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Polling update

On August 17 an Elway Poll on Initiative 732 showed 34% Yes, 37% No, 30% Undecided.

On October 7 a KOMO-4/Strategies 360 poll showed 42% Yes, 37% No, 21% Undecided, a gain of 8 points for Yes (and 0 points for No). So we are moving in the right direction (!)… and there are still 21% of voters who are undecided. The shift in polling confirms what we’ve said repeatedly—that the more people hear about our policy the more they like it—so we just have to keep pushing! 

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Clean energy building and constructionThe building and construction trades, which includes Architects, Engineers, General Contractors, Painters, Flooring Installers, Electricians, Plumbers, and other related vocations, will see an increase in new business and new jobs as a result of passing Initiative 732. This is because reductions in the state sales tax realized by this sector will far exceed new energy costs from a carbon tax. The tax swap proposed by I-732 reduces the state sales tax one full percentage point, effectively lowering the cost for new construction and renovation projects in Washington State, while boosting demand. (more…)

I-732

 

 

 

PRESS RELEASE

The No on 732 Campaign is Misleading Voters

A prominent national energy economist says the No on 732 campaign’s claims that the price of electricity will increase by 20 percent in 2020 under Initiative 732 are “implausible.”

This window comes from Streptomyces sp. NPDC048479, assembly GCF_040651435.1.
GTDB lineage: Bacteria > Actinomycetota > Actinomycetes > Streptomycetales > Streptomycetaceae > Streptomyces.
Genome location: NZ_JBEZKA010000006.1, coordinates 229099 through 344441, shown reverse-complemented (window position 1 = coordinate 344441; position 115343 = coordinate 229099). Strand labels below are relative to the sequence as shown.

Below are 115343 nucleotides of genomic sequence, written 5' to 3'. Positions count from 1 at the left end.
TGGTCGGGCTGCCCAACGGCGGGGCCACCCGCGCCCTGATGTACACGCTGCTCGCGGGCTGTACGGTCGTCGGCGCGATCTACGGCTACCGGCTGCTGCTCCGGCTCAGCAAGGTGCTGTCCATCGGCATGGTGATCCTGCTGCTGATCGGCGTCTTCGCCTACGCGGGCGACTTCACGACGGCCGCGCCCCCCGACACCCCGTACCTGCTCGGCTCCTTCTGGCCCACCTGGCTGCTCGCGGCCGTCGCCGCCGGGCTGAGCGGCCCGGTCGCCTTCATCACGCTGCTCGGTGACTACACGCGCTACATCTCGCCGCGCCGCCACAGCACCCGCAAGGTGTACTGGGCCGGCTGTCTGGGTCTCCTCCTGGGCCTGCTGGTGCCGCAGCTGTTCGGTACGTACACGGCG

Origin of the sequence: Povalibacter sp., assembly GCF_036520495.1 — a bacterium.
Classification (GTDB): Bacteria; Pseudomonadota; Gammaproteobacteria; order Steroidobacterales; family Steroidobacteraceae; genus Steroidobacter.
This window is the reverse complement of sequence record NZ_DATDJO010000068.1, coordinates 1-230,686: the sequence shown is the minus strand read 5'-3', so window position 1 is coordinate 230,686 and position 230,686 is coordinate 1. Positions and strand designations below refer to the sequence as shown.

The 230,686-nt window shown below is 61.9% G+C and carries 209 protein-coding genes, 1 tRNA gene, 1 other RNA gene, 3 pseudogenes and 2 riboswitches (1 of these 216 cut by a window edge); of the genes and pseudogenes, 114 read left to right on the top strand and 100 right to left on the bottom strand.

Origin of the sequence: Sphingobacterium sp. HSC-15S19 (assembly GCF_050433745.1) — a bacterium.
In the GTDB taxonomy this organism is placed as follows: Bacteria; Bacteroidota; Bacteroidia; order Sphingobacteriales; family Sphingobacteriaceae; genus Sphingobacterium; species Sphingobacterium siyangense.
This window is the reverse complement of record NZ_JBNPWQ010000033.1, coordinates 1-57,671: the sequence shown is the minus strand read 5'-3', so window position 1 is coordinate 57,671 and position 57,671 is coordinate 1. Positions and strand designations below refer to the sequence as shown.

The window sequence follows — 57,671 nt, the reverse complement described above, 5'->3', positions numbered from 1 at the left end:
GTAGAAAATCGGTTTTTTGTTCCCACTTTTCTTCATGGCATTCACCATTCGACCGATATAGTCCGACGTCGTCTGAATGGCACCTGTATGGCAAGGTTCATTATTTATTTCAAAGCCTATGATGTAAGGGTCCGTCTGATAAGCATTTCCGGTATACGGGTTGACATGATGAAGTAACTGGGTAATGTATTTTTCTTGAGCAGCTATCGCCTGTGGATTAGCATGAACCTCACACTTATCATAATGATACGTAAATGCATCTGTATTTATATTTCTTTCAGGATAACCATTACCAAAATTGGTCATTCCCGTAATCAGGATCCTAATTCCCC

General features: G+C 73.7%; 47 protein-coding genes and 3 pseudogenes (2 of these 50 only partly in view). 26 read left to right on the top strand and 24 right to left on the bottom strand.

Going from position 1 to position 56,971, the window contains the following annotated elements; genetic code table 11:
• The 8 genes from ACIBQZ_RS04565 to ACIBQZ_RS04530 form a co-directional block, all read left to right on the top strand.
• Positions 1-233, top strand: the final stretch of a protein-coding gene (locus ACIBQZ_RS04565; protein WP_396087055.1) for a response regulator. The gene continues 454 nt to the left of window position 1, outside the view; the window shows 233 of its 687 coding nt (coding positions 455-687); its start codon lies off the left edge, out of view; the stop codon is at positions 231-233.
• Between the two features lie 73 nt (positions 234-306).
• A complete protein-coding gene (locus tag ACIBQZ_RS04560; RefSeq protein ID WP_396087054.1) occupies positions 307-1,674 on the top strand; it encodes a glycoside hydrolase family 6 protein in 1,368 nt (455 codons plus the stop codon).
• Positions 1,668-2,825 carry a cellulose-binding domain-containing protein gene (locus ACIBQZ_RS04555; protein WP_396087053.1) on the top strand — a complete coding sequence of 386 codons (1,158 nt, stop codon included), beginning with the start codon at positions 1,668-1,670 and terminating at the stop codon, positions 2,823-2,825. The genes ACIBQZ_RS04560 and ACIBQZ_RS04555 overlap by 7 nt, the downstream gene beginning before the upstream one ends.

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Cliff Mass – Climate Surprise: Unexpected Impacts of Global Warming in the Pacific Northwest

Cliff Mass, I-732

Click here for tickets to see Cliff Mass!

Wednesday, Sept. 28 — 6 to 8:30 p.m.
The Mountaineers (map)
7700 Sand Point Way NE
Seattle, WA 98115

See our VIP list!

6 p.m. VIP Wine and Cheese Reception – $100 (Early-Bird Pricing)
7:30 p.m. Presentation by Cliff Mass – $20

All proceeds help pass I-732: The Climate Change Initiative

To purchase tickets, please visit our Eventbrite page

Access a printable flyer here.

NEW! Read Cliff’s latest blog post about Initiative 732.

letter-to-the-editorThanks to the large group of I-732 supporters who regularly send letters to editors in all parts of Washington. Here are excerpts from several recently published letters:

Every news cycle seems to illustrate there isn’t time to lose. Why not finally get pro-active about climate change? Grab the chance to show the rest of the country how it’s done: this November, help to finally establish a progressive state tax on greenhouse gas emissions (while cutting our regressive sales tax at the same time!). For the sake of our kids, vote “Yes!” on I-732. — Bruce Bonifaci, Poulsbo (Kitsap Sun)

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Carbon Washington and Initiative 732, KING 5’s Inside Politics

KING-TV’s Natalie Brand and Alison Morrow hosted a debate this past weekend on Initiative 732.

KING-TV’s Natalie Brand and Alison Morrow hosted a debate this past weekend on Initiative 732. Kyle Murphy, co-director of the Yes on 732 campaign, spoke in favor; Ellicott Dandy of OneAmerica spoke against the measure. Among the issues covered in the debate: how effectively the initiative will reduce carbon emissions, the provisions that will help protect low-income families, and the urgency of taking climate action now.